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Lofty whole home ventilation system - any good?

Discussion in 'Building' started by kevin_robson, 12 Nov 2007.

  1. davebwithane

    davebwithane

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    Can't really leave my windows open at night as we are close to the road and we work during the day :D
     
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  3. JohnD

    JohnD

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    :eek: are you serious?
     
  4. davebwithane

    davebwithane

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    Sorry what I meant was no insulation on rafters due to no felt on roof. There is insulation on the loft floor
     
  5. Brennn

    Brennn

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    Thanks everone, this thread has been most informatiove.

    I've just move into a damp bungalow, although I now realise how much my actions are contributing to this! From the info on this thread I think it would be a good idea to install a Drimaster. However somthing is confusing me, I'll also need to install extractors in the kitchen and two bathrooms (currently there are none).

    Do you think I should install a Drimaster and 3 separate extractors, or might it be a good idea to interconnect the ventilation systems somehow and have a central one that does does the lot. If I'm going to do that now is the time while I'm pulling the place apart.
     
  6. davebwithane

    davebwithane

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    Hi
    The Drimaster will only blow air into your house, it will not extract kitchen smells or bathroom steam. I believe you can get all over house systems, but I think they are very expensive and you would need to talk to an expert.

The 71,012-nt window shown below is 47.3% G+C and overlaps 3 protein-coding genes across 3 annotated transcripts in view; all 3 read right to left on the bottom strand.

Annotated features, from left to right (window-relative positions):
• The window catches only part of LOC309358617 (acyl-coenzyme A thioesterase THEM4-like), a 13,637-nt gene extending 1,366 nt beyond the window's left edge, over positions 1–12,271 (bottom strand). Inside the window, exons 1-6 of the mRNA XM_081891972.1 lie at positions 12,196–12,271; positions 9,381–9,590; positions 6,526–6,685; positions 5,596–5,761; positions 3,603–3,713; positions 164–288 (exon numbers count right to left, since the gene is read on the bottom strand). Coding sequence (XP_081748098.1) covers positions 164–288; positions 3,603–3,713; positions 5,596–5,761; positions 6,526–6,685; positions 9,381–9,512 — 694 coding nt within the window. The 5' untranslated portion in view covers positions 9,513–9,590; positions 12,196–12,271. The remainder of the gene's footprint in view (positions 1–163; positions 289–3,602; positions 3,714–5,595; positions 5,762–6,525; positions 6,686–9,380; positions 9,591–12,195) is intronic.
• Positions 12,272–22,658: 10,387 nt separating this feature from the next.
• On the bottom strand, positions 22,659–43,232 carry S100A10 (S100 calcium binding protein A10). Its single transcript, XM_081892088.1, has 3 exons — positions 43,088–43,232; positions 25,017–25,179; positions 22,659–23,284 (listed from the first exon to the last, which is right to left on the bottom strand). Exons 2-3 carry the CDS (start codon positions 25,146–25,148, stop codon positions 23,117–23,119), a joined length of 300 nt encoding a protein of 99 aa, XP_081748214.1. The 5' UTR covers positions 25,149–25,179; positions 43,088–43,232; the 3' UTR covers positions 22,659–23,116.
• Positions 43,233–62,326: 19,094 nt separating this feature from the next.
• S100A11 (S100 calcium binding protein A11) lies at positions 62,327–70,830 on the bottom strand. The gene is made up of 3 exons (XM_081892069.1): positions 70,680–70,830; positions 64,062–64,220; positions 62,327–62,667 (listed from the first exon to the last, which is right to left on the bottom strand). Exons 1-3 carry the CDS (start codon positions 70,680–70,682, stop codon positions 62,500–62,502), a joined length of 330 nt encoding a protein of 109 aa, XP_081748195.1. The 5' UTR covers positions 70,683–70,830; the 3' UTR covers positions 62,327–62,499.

Cheers
    Dave
     
  7. JohnD

    JohnD

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    Start by improving your behaviour. Buy a washing line, open the windows, don't drape wet washing about the house, fit and use bathroom and kitchen extractors.

    Then see if you still have a problem, and, if so, why.

    http://www.diynot.com/wiki/building:condensation_in_houses
     
  8. Brennn

    Brennn

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    We have a washing line but it's been so cold we haven't ventured out much, and have been drying most things inside. The washing's fluttering away nicely outside at the moment :)

    We had a gas leak and had no central heating or hot water recently for a couple of weeks, so I'm getting hardier. Until I read about it here I just didn't think how much vapour drying clothes put into the atmosphere. Obvious when you think about it!

    We need to unstick some of the windows too.
     
  9. cyclingscott

    cyclingscott

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    Hi,

    I found this topic looking for some information on "whole-house ventilation systems" and have read through the comments above with interest.